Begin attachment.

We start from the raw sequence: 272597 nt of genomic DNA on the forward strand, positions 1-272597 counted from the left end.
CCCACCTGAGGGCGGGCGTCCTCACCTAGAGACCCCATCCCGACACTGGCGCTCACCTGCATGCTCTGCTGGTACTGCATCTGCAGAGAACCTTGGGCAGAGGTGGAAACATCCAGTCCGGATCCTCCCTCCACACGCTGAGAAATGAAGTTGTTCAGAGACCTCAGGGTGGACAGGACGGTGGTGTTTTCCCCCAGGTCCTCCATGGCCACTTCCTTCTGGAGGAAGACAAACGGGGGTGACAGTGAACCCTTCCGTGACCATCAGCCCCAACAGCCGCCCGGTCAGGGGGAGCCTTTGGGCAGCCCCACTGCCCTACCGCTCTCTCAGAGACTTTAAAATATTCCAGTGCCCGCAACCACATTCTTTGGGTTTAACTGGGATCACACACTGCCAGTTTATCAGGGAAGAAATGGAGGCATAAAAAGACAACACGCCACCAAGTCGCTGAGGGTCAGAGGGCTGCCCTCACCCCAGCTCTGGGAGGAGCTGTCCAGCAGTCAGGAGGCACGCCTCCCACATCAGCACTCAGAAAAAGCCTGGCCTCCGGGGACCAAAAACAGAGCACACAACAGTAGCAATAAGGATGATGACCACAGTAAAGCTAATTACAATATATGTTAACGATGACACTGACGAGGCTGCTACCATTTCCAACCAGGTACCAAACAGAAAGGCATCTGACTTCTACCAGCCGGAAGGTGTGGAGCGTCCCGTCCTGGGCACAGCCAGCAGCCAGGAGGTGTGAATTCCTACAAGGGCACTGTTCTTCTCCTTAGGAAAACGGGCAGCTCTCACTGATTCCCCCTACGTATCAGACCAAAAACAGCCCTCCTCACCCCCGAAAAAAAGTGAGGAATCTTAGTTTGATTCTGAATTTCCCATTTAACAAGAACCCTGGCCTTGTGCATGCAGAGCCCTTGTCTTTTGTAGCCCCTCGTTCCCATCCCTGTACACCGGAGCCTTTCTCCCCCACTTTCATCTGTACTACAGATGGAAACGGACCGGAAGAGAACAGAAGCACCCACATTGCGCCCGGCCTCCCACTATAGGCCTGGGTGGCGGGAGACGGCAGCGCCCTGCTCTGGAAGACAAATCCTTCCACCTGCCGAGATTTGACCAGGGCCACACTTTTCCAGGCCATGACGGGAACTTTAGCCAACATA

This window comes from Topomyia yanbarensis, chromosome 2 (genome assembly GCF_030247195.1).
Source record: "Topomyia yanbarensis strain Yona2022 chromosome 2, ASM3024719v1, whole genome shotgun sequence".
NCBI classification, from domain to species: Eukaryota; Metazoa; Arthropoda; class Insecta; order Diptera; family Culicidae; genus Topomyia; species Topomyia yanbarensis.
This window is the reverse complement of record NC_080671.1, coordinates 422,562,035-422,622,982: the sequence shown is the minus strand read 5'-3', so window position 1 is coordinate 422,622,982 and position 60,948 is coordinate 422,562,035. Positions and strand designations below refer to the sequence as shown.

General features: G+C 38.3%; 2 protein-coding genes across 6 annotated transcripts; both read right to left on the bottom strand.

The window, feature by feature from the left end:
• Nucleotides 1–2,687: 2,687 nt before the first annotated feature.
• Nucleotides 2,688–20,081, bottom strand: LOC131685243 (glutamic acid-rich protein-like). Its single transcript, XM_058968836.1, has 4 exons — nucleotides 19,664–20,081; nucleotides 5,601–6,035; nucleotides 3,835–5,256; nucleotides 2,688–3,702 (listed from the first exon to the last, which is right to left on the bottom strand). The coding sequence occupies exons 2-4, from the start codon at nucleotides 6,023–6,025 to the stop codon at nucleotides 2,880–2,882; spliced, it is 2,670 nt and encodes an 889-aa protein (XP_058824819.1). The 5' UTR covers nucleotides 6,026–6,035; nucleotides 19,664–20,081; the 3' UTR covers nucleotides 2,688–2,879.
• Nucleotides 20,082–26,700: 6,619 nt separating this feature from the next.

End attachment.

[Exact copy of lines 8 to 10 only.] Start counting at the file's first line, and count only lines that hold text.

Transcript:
The window, feature by feature from the left end:
• Nucleotides 1–2,687: 2,687 nt before the first annotated feature.
• Nucleotides 2,688–20,081, bottom strand: LOC131685243 (glutamic acid-rich protein-like). Its single transcript, XM_058968836.1, has 4 exons — nucleotides 19,664–20,081; nucleotides 5,601–6,035; nucleotides 3,835–5,256; nucleotides 2,688–3,702 (listed from the first exon to the last, which is right to left on the bottom strand). The coding sequence occupies exons 2-4, from the start codon at nucleotides 6,023–6,025 to the stop codon at nucleotides 2,880–2,882; spliced, it is 2,670 nt and encodes an 889-aa protein (XP_058824819.1). The 5' UTR covers nucleotides 6,026–6,035; nucleotides 19,664–20,081; the 3' UTR covers nucleotides 2,688–2,879.